Alcoholism Treatment in Connecticut
Our Approach to treating Alcoholism
A call to one of our direct appointment lines will initiate a brief screening interview with one of our patient coordinators. An initial visit with one of our providers/physician or APRN, either in person or remotely by telemedicine will then be scheduled within 48 hours. Alternatively, you may walk into any of our offices to be seen by a provider the same day.
Some patients with a history of chronic heavy drinking require medical treatment to minimize withdrawal symptoms. This can commonly be accomplished as an outpatient utilizing medications and close individual follow up. Alternatively, if the provider anticipates that the withdrawal will be severe, then a prompt referral for inpatient detoxification will be made.
Individual Counseling and Therapy
For the first month, patients are followed at least weekly by their provider. With demonstrated consistent sobriety, follow up visits are progressively spaced out, up to once monthly. Patients are given guidance, education, and support pertaining to every aspect of their disease.
Urine Toxicology Testing
Our practice has a state-of-the-art toxicology lab for urine testing. Urines are monitored frequently for the alcohol metabolite EtG to document that the patient is not drinking. It is not uncommon for a urine to test positive for alcohol in the setting of the patient denying recent drinking. This allows the provider to address the importance of honesty in recovery and to process the recent relapse.
A myriad of medical problems may result from alcohol abuse. All new patients receive a detailed laboratory profile (blood tests), including liver function tests. Performance of a physical examination is optional. Patients are encouraged to receive care from a primary care physician, and referrals for primary care can be made.
All new patients receive a psychosocial evaluation, with the option for continued counseling. This individual therapy by a counselor helps improve anxiety and depression, restore relationships, address financial and occupational stresses, assist with basic needs, and provide guidance toward a healthy lifestyle.
At least half of patients entering a treatment program for alcohol use disorder have a significant psychiatric co-morbidity. To achieve successful long-term recovery, a patient’s psychiatric needs must be met, in addition to achieving sobriety from alcohol.
Our psychiatric providers can perform a complete psychiatric evaluation followed by psychotherapy and prescription of any necessary psychiatric medications.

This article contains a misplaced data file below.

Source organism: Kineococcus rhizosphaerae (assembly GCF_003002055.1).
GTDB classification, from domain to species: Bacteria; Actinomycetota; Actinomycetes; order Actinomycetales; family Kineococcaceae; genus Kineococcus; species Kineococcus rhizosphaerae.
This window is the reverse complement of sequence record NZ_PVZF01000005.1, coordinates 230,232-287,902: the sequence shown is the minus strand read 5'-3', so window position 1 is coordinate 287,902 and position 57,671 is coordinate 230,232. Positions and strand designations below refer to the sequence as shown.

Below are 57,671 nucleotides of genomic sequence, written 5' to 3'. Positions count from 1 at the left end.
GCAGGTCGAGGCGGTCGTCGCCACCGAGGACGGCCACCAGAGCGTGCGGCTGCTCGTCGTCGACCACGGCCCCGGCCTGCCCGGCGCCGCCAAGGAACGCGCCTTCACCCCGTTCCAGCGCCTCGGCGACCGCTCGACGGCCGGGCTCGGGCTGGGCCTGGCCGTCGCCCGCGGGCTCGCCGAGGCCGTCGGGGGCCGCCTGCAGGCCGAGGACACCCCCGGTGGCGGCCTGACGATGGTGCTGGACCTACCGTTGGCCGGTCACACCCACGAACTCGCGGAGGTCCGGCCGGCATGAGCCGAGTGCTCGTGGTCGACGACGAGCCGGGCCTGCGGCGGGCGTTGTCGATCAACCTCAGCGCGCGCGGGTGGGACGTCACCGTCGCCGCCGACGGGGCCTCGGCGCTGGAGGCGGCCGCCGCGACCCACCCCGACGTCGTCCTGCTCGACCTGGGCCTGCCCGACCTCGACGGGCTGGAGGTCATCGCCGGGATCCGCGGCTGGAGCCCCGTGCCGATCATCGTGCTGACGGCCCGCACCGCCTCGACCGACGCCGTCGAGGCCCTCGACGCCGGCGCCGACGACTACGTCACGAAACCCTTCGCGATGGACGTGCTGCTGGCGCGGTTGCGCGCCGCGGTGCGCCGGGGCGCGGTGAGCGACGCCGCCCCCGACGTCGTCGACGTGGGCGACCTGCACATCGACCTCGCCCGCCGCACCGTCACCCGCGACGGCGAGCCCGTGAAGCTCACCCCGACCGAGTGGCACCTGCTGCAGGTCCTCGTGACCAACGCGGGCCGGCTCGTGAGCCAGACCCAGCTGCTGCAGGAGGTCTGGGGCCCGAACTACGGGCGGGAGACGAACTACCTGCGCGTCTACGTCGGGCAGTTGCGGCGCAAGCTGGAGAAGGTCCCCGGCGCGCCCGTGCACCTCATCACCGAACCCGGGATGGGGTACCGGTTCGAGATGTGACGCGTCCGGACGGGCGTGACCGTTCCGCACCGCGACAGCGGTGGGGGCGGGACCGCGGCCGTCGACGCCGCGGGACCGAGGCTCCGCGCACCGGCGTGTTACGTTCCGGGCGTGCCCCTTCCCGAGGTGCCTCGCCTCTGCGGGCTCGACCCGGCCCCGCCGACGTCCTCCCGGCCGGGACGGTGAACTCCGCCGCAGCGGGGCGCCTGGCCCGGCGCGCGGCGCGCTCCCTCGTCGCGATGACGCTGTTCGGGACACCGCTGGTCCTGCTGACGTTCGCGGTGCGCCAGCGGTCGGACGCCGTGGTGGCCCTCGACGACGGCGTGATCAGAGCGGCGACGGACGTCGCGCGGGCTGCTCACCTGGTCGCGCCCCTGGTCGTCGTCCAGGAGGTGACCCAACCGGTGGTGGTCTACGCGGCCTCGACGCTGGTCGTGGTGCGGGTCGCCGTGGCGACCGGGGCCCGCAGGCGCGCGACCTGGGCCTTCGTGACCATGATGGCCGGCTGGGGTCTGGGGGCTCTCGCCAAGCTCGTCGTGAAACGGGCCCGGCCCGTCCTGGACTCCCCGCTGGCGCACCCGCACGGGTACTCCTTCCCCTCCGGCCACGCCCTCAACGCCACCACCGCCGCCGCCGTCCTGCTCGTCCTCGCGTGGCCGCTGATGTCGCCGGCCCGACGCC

Alcoholic Support Groups and Group Therapy
All patients attend a one-hour relapse prevention group weekly. Many groups are available, including evenings and weekends. They are facilitated by our providers. Relapse prevention groups, which commonly utilize Cognitive Behavioral Therapy, have consistently been shown to be of great value and correlate strongly with long-term success in recovery. They are an excellent opportunity to lean what has worked for others, especially regarding management of triggers and developing coping skills.
Twelve-Step Recovery (e.g. Alcoholics Anonymous Program)
Participation in a 12-step anonymous program (e.g. Alcoholics Anonymous) correlates with long-term successful recovery. This time-honored treatment incudes attendance at outside 12-step meetings and working the steps with a sponsor. Patients are directed to these meetings, and discussion of the steps is commonly a part of both individual and group therapy.
Options for Higher Level of Care ( Detox Centers)
Occasionally the severity of alcohol use disorder requires either more intense outpatient treatment or treatment in a hospital or residential program. Our practice has close working relationships with these programs, including inpatient detox, intensive outpatient programs (IOPs), partial hospital programs (PHPs), residential programs (28, 45, or 90 days), and therapeutic communities (longer than 90 days). Typically, after completing one of these programs, the patient continues in our outpatient program.
The primary medication for treating alcoholism is naltrexone. This may be taken as a daily tablet (Revia) or, more commonly, received as a monthly injection (Vivitrol). Extensive peer-reviewed medical literature has consistently demonstrated both the efficacy and safety of this medication. Naltrexone works by decreasing (and sometimes eliminating) cravings and by blocking the pleasant effects from alcohol.
Acamprosate (Compral) helps some patients maintain sobriety by eliminating symptoms after the initial withdrawal has passed. In these patients, cravings are decreased, and the medication helps restore the altered brain chemistry associated with chronic drinking.
Disulfiram (Antabuse) is occasionally prescribed for those patients with a chronic relapsing course. It was the first medication approved by the FDA for treatment of alcohol use disorder. Patients who drink while taking disulfiram will experience negative adverse effects including nausea and vomiting, flushing, sweating, headache, palpitations, low blood pressure, and respiratory difficulty.
Gabapentin (Neurontin) is an antiseizure medication that is used as an adjuvant for treating delayed withdrawal symptoms. Longer term use helps with anxiety, mood, and sleep.